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Breakfast Around the World Week 4: Ireland

When we started planning for this inaugural session of Breakfast Around the World, Ms. Grace and I kept our syllabus open-ended on purpose to leave room for students' own ideas about what foods they wanted to prepare in class. We had many requests to celebrate the cuisine of Ireland. Since it was just St. Patrick's Day, we thought this would be an excellent time to do so!

This week, each class made soda bread dough that was then baked for the next day's class to enjoy. (We don't have an oven yet in the kitchen classroom but are working on it!) We served the soda bread toast with three traditional toppings: butter (made by the students), gooseberry jam, and baked beans. Many of us were surprised to discover how yummy baked beans taste on toast and are now converts to this relatively rare pairing in the United States.

On Thursday, one of our students whose mother is from Ireland shared with the class about how Patrick is the patron saint of Ireland, how soda bread gets its name from the ingredient baking soda, and how it is traditional to cut a cross on top of the dough before placing it in the oven in order to let the fairies out.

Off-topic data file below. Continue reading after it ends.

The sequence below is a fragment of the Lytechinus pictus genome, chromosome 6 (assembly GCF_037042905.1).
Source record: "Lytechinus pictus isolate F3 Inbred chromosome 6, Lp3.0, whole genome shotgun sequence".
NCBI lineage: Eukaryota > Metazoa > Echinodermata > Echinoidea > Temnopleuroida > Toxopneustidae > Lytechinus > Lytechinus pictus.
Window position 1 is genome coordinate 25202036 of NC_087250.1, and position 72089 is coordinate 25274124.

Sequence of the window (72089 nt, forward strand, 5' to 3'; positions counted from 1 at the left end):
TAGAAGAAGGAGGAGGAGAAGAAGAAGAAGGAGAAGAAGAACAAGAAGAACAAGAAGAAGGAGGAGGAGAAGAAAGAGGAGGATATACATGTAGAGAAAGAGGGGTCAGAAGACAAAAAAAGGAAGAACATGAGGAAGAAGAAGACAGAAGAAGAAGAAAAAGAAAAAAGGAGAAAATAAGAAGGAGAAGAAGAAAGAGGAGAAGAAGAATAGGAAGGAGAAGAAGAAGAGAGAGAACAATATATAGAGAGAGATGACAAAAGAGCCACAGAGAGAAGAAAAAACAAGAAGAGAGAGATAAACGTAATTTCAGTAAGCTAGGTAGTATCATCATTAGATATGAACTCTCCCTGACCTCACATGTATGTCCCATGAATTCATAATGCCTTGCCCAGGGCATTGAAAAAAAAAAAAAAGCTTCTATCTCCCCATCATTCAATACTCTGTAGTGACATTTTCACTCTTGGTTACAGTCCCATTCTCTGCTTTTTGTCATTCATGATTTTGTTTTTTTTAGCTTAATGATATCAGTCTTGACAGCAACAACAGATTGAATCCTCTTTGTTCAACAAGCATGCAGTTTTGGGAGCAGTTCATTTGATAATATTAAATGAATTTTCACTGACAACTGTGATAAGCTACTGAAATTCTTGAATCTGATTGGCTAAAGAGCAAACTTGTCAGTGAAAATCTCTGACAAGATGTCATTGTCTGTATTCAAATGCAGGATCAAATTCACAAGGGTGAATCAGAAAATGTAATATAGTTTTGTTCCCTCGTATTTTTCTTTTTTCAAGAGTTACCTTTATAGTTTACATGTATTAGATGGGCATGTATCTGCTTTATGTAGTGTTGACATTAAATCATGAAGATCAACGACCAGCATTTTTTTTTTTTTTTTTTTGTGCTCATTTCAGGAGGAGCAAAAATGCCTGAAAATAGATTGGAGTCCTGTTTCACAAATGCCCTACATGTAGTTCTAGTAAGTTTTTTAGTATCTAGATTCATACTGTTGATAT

There was a lot to measure this week.

There was a lot to measure this week.

 The fairies have already departed!

The fairies have already departed!

 We talked about how Zante currants are actually raisins because they come from grapes.

We talked about how Zante currants are actually raisins because they come from grapes.

 Mixing butter into the flour is really fun!

Mixing butter into the flour is really fun!

 We juiced Cara Cara oranges and then macerated the currants in the bowl.

We juiced Cara Cara oranges and then macerated the currants in the bowl.

 Caraway seeds went into the buttermilk mixture.

Caraway seeds went into the buttermilk mixture.

 Students made butter by shaking heavy cream in a mason jar throughout class until the butter separated from the buttermlk. It was better than a fidget spinner.

Students made butter by shaking heavy cream in a mason jar throughout class until the butter separated from the buttermlk. It was better than a fidget spinner.

 Someone asked if we dyed the butter, it was such a beautiful shade of yellow when it was done! (And no, we did not.)

Someone asked if we dyed the butter, it was such a beautiful shade of yellow when it was done! (And no, we did not.)

 A winning combo!

A winning combo!

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